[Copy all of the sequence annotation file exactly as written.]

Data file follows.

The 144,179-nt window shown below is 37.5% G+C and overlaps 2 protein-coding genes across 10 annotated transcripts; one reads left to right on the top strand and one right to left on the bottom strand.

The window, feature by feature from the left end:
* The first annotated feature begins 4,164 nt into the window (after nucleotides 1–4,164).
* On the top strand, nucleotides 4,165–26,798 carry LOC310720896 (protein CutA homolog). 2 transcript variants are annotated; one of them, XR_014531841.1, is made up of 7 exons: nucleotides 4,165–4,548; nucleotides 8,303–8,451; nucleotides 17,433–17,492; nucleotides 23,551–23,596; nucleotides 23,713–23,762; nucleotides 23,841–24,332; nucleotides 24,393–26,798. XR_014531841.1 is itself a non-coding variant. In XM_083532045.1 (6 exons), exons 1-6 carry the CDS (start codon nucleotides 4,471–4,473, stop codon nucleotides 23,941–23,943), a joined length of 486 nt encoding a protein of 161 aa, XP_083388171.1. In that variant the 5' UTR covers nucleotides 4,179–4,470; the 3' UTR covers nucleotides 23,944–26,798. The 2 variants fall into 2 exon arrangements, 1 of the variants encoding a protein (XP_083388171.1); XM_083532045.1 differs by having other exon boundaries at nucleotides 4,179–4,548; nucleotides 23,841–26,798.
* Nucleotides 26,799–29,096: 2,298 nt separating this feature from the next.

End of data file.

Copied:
The 144,179-nt window shown below is 37.5% G+C and overlaps 2 protein-coding genes across 10 annotated transcripts; one reads left to right on the top strand and one right to left on the bottom strand.

The window, feature by feature from the left end:
* The first annotated feature begins 4,164 nt into the window (after nucleotides 1–4,164).
* On the top strand, nucleotides 4,165–26,798 carry LOC310720896 (protein CutA homolog). 2 transcript variants are annotated; one of them, XR_014531841.1, is made up of 7 exons: nucleotides 4,165–4,548; nucleotides 8,303–8,451; nucleotides 17,433–17,492; nucleotides 23,551–23,596; nucleotides 23,713–23,762; nucleotides 23,841–24,332; nucleotides 24,393–26,798. XR_014531841.1 is itself a non-coding variant. In XM_083532045.1 (6 exons), exons 1-6 carry the CDS (start codon nucleotides 4,471–4,473, stop codon nucleotides 23,941–23,943), a joined length of 486 nt encoding a protein of 161 aa, XP_083388171.1. In that variant the 5' UTR covers nucleotides 4,179–4,470; the 3' UTR covers nucleotides 23,944–26,798. The 2 variants fall into 2 exon arrangements, 1 of the variants encoding a protein (XP_083388171.1); XM_083532045.1 differs by having other exon boundaries at nucleotides 4,179–4,548; nucleotides 23,841–26,798.
* Nucleotides 26,799–29,096: 2,298 nt separating this feature from the next.